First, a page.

Cook’s $3 million base salary remained stable in 2021, but he received a $12 million bonus for hitting Apple’s financial and environmental sustainability goals, $1.39 million in other compensation and $82.35 million in stock awards.
The number of Americans who filed new unemployment claims increased to 207,000 in the week ending Jan. 1 as workers seek more attractive positions with better pay and Omicron coronavirus variant cases surge.
The Labor Department figure shows a 7,000 claim increase compared to the week ending Dec. 25, when claims reached a revised level of 200,000. Economists surveyed by The Wall Street Journal projected claims would decrease to 195,000.
The top Republican on the House committee that oversees U.S. Capitol security is blasting Speaker Nancy Pelosi for refusing to release key evidence showing the security planning prior to the Jan. 6 riots and is warning that the police force that protects lawmakers has not reformed itself enough to avoid another tragedy.
“We know there were intelligence analysis failures at the Capitol Police,” Rep. Rodney Davis (R-Ill.) told the John Solomon Reports podcast during an interview Thursday on the one-year anniversary of the Capitol riots. And frankly, John, I don’t think those have been corrected yet.
Mortgage rates soared to their highest level since the beginning of the pandemic in the first week of 2022, according to Freddie Mac.
The 30-year fixed-rate mortgage averaged 3.22% in the week ending on Jan. 6, up from a 3.11% average during the previous week and marking the highest level since May 2020, Freddie Mac announced Thursday. The 30-year rate dropped to 2.65% in early 2021, its lowest level on record.
“Mortage rates increased during the first week of 2022 to the highest level since May 2020 and are more than half a percentage higher than January 2021,” said Sam Khater, chief economist at Freddie Mac, according to a company release.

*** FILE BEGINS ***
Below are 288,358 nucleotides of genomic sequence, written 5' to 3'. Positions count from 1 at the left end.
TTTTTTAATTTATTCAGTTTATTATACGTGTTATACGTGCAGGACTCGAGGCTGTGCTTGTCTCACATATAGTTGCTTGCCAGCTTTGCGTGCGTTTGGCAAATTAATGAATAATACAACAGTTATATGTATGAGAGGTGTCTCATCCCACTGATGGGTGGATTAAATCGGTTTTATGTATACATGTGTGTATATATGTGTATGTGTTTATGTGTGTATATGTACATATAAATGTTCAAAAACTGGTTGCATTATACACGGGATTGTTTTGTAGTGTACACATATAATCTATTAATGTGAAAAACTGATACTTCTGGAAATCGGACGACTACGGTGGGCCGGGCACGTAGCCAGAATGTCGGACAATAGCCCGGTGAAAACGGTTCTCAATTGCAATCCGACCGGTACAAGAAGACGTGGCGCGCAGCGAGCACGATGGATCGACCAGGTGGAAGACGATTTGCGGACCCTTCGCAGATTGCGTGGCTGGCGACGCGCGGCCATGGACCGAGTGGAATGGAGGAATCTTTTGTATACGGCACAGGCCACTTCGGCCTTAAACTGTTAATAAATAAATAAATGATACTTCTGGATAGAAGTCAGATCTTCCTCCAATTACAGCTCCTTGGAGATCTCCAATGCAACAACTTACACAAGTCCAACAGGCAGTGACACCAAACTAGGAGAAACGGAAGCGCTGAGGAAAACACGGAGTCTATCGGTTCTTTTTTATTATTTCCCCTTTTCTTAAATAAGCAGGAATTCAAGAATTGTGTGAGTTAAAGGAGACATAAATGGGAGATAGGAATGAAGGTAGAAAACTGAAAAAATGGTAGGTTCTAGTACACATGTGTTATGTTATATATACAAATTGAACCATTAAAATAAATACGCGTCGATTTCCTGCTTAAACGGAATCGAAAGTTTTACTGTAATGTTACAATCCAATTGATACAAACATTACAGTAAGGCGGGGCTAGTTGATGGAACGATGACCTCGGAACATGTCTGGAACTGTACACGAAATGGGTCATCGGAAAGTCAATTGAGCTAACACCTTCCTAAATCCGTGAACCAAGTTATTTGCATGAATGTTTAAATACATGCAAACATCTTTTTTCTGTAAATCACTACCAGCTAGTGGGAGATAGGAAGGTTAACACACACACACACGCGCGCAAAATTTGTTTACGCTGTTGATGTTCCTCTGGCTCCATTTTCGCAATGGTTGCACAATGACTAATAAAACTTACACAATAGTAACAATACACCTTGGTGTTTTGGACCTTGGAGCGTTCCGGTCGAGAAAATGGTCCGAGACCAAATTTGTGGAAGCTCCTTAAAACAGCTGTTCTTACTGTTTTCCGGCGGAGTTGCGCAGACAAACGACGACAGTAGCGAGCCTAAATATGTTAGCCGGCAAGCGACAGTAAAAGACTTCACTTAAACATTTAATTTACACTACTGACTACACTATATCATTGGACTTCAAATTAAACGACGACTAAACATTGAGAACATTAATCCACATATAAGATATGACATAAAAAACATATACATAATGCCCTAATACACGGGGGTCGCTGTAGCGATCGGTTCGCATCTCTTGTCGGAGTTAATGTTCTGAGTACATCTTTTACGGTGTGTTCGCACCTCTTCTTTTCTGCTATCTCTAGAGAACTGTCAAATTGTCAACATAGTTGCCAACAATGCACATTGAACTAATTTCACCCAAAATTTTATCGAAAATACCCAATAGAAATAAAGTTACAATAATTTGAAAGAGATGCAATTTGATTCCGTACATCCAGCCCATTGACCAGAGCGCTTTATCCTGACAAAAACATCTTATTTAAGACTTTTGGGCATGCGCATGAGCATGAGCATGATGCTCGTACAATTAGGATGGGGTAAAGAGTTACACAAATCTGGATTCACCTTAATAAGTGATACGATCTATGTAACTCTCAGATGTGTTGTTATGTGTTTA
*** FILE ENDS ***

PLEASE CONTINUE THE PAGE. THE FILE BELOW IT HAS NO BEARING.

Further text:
Republican leaders slammed President Joe Biden after December’s jobs report released Friday reported numbers well below economists’ projections, highlighting the report as another example of how the president mishandled the post-pandemic recovery.
The U.S. economy added only 199,000 jobs in December while unemployment dipped to 3.9%, the U.S. Bureau of Labor Statistics (BLS) announced Friday. Economists surveyed by The Wall Street Journal projected that the economy would add 422,000 jobs in December and that unemployment to fall to 4.1%.
“Our economy should be soaring right now, but the policies of this administration continue to stifle growth and hold back American businesses and workers,” House Minority Leader Kevin McCarthy said in a statement.
A former Planned Parenthood president and public health professional argued in a Thursday op-ed for The Washington Post that the rise in cases of the Omicron coronavirus variant is not a reason to keep schools closed.
Dr. Leana Wen argued “both sides [of the school reopening debate] are wrong,” in her op-ed. “let’s agree that schools are essential and then work to reduce risk to get students back to in-person learning,” Wen wrote.
Wen called it “astounding” that governors in states like Texas, Georgia and Iowa are fighting against school mask mandates and that Florida’s surgeon general is discouraging testing in schools, attributing ” “low vaccine uptake among children” to “rampant right-wing disinformation.”
Well, here we are! Week 18 at last! With Wild-Card weekend next Saturday we need to get our momentum going into the playoffs. The marquee match-up is Sunday night with the Chargers traveling across the desert to take on Raider Nation in Vegas. Its a playoff game in and of itself: the winner makes the dance, the loser plays golf.
Georgia gubernatorial candidate David Perdue said a new state law gives Governor Brian Kemp a significant financial advantage as he seeks reelection, and this week Perdue filed suit to challenge that law’s constitutionality. In his lawsuit, Perdue, a former Republican U.S. senator, cited Senate Bill 221. The bill became law in July of last year, according to the Georgia General Assembly’s website.